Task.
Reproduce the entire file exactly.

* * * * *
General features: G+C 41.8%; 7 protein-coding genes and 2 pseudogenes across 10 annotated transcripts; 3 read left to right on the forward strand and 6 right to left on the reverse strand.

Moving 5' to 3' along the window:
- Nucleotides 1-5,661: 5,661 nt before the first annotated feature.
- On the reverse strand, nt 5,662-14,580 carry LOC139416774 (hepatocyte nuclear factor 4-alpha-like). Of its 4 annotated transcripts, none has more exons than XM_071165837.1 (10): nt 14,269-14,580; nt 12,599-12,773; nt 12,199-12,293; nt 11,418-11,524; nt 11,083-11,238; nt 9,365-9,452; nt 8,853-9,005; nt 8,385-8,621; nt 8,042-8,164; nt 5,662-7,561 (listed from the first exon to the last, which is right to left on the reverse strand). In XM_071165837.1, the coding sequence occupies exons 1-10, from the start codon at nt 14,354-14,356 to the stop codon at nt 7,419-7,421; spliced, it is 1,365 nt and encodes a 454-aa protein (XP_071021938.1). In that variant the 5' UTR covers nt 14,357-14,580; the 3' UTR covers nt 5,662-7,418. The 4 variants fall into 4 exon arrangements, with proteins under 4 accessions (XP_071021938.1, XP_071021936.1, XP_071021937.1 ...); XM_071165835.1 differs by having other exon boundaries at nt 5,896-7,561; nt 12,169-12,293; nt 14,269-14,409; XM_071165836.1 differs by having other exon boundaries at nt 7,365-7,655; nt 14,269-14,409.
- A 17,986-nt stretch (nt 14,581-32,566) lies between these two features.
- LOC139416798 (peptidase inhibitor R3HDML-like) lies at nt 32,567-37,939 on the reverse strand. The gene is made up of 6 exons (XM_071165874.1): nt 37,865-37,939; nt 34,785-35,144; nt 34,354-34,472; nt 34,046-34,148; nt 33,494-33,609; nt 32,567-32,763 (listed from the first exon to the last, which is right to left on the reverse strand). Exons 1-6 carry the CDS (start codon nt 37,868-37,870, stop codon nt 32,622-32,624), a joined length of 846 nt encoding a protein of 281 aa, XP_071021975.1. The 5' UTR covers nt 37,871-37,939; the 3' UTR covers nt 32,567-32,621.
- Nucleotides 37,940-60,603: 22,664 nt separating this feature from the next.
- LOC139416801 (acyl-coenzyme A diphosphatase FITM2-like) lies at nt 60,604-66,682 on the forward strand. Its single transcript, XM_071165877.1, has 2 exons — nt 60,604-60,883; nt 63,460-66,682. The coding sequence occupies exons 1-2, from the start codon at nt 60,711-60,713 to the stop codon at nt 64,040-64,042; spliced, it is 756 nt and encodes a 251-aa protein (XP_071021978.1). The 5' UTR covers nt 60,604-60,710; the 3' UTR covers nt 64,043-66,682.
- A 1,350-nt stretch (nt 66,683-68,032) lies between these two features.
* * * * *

General features: G+C 41.8%; 7 protein-coding genes and 2 pseudogenes across 10 annotated transcripts; 3 read left to right on the forward strand and 6 right to left on the reverse strand.

Moving 5' to 3' along the window:
- Nucleotides 1-5,661: 5,661 nt before the first annotated feature.
- On the reverse strand, nt 5,662-14,580 carry LOC139416774 (hepatocyte nuclear factor 4-alpha-like). Of its 4 annotated transcripts, none has more exons than XM_071165837.1 (10): nt 14,269-14,580; nt 12,599-12,773; nt 12,199-12,293; nt 11,418-11,524; nt 11,083-11,238; nt 9,365-9,452; nt 8,853-9,005; nt 8,385-8,621; nt 8,042-8,164; nt 5,662-7,561 (listed from the first exon to the last, which is right to left on the reverse strand). In XM_071165837.1, the coding sequence occupies exons 1-10, from the start codon at nt 14,354-14,356 to the stop codon at nt 7,419-7,421; spliced, it is 1,365 nt and encodes a 454-aa protein (XP_071021938.1). In that variant the 5' UTR covers nt 14,357-14,580; the 3' UTR covers nt 5,662-7,418. The 4 variants fall into 4 exon arrangements, with proteins under 4 accessions (XP_071021938.1, XP_071021936.1, XP_071021937.1 ...); XM_071165835.1 differs by having other exon boundaries at nt 5,896-7,561; nt 12,169-12,293; nt 14,269-14,409; XM_071165836.1 differs by having other exon boundaries at nt 7,365-7,655; nt 14,269-14,409.
- A 17,986-nt stretch (nt 14,581-32,566) lies between these two features.
- LOC139416798 (peptidase inhibitor R3HDML-like) lies at nt 32,567-37,939 on the reverse strand. The gene is made up of 6 exons (XM_071165874.1): nt 37,865-37,939; nt 34,785-35,144; nt 34,354-34,472; nt 34,046-34,148; nt 33,494-33,609; nt 32,567-32,763 (listed from the first exon to the last, which is right to left on the reverse strand). Exons 1-6 carry the CDS (start codon nt 37,868-37,870, stop codon nt 32,622-32,624), a joined length of 846 nt encoding a protein of 281 aa, XP_071021975.1. The 5' UTR covers nt 37,871-37,939; the 3' UTR covers nt 32,567-32,621.
- Nucleotides 37,940-60,603: 22,664 nt separating this feature from the next.
- LOC139416801 (acyl-coenzyme A diphosphatase FITM2-like) lies at nt 60,604-66,682 on the forward strand. Its single transcript, XM_071165877.1, has 2 exons — nt 60,604-60,883; nt 63,460-66,682. The coding sequence occupies exons 1-2, from the start codon at nt 60,711-60,713 to the stop codon at nt 64,040-64,042; spliced, it is 756 nt and encodes a 251-aa protein (XP_071021978.1). The 5' UTR covers nt 60,604-60,710; the 3' UTR covers nt 64,043-66,682.
- A 1,350-nt stretch (nt 66,683-68,032) lies between these two features.